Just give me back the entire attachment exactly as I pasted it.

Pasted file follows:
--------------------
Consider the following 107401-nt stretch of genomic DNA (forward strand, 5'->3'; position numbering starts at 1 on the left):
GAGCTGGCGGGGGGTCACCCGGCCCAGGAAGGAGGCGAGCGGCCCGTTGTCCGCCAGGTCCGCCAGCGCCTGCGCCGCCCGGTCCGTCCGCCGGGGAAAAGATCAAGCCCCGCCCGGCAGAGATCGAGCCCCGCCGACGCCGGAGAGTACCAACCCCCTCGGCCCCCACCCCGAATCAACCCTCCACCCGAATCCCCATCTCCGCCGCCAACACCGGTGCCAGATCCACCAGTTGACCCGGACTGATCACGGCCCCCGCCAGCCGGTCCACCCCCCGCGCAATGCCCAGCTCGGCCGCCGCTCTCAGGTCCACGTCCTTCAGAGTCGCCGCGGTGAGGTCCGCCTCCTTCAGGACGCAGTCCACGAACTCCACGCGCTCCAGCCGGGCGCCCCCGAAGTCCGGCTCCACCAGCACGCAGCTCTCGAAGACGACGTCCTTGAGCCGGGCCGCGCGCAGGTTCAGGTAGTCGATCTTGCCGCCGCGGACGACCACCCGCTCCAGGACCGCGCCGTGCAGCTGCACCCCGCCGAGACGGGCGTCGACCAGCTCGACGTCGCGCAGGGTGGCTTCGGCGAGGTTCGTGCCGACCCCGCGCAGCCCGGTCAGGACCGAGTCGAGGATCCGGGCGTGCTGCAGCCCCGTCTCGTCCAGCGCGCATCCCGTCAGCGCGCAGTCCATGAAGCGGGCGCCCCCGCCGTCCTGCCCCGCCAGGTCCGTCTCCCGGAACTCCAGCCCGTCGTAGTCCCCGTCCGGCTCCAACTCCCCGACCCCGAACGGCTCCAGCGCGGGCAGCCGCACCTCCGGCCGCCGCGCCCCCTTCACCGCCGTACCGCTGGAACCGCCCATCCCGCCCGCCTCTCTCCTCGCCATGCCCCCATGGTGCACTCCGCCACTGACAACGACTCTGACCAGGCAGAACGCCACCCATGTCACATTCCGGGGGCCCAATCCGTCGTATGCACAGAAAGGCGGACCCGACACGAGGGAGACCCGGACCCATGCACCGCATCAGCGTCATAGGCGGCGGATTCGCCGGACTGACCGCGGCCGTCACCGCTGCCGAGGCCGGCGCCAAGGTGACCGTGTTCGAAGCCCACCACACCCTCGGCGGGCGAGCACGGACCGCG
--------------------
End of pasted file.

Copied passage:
Consider the following 107401-nt stretch of genomic DNA (forward strand, 5'->3'; position numbering starts at 1 on the left):
GAGCTGGCGGGGGGTCACCCGGCCCAGGAAGGAGGCGAGCGGCCCGTTGTCCGCCAGGTCCGCCAGCGCCTGCGCCGCCCGGTCCGTCCGCCGGGGAAAAGATCAAGCCCCGCCCGGCAGAGATCGAGCCCCGCCGACGCCGGAGAGTACCAACCCCCTCGGCCCCCACCCCGAATCAACCCTCCACCCGAATCCCCATCTCCGCCGCCAACACCGGTGCCAGATCCACCAGTTGACCCGGACTGATCACGGCCCCCGCCAGCCGGTCCACCCCCCGCGCAATGCCCAGCTCGGCCGCCGCTCTCAGGTCCACGTCCTTCAGAGTCGCCGCGGTGAGGTCCGCCTCCTTCAGGACGCAGTCCACGAACTCCACGCGCTCCAGCCGGGCGCCCCCGAAGTCCGGCTCCACCAGCACGCAGCTCTCGAAGACGACGTCCTTGAGCCGGGCCGCGCGCAGGTTCAGGTAGTCGATCTTGCCGCCGCGGACGACCACCCGCTCCAGGACCGCGCCGTGCAGCTGCACCCCGCCGAGACGGGCGTCGACCAGCTCGACGTCGCGCAGGGTGGCTTCGGCGAGGTTCGTGCCGACCCCGCGCAGCCCGGTCAGGACCGAGTCGAGGATCCGGGCGTGCTGCAGCCCCGTCTCGTCCAGCGCGCATCCCGTCAGCGCGCAGTCCATGAAGCGGGCGCCCCCGCCGTCCTGCCCCGCCAGGTCCGTCTCCCGGAACTCCAGCCCGTCGTAGTCCCCGTCCGGCTCCAACTCCCCGACCCCGAACGGCTCCAGCGCGGGCAGCCGCACCTCCGGCCGCCGCGCCCCCTTCACCGCCGTACCGCTGGAACCGCCCATCCCGCCCGCCTCTCTCCTCGCCATGCCCCCATGGTGCACTCCGCCACTGACAACGACTCTGACCAGGCAGAACGCCACCCATGTCACATTCCGGGGGCCCAATCCGTCGTATGCACAGAAAGGCGGACCCGACACGAGGGAGACCCGGACCCATGCACCGCATCAGCGTCATAGGCGGCGGATTCGCCGGACTGACCGCGGCCGTCACCGCTGCCGAGGCCGGCGCCAAGGTGACCGTGTTCGAAGCCCACCACACCCTCGGCGGGCGAGCACGGACCGCG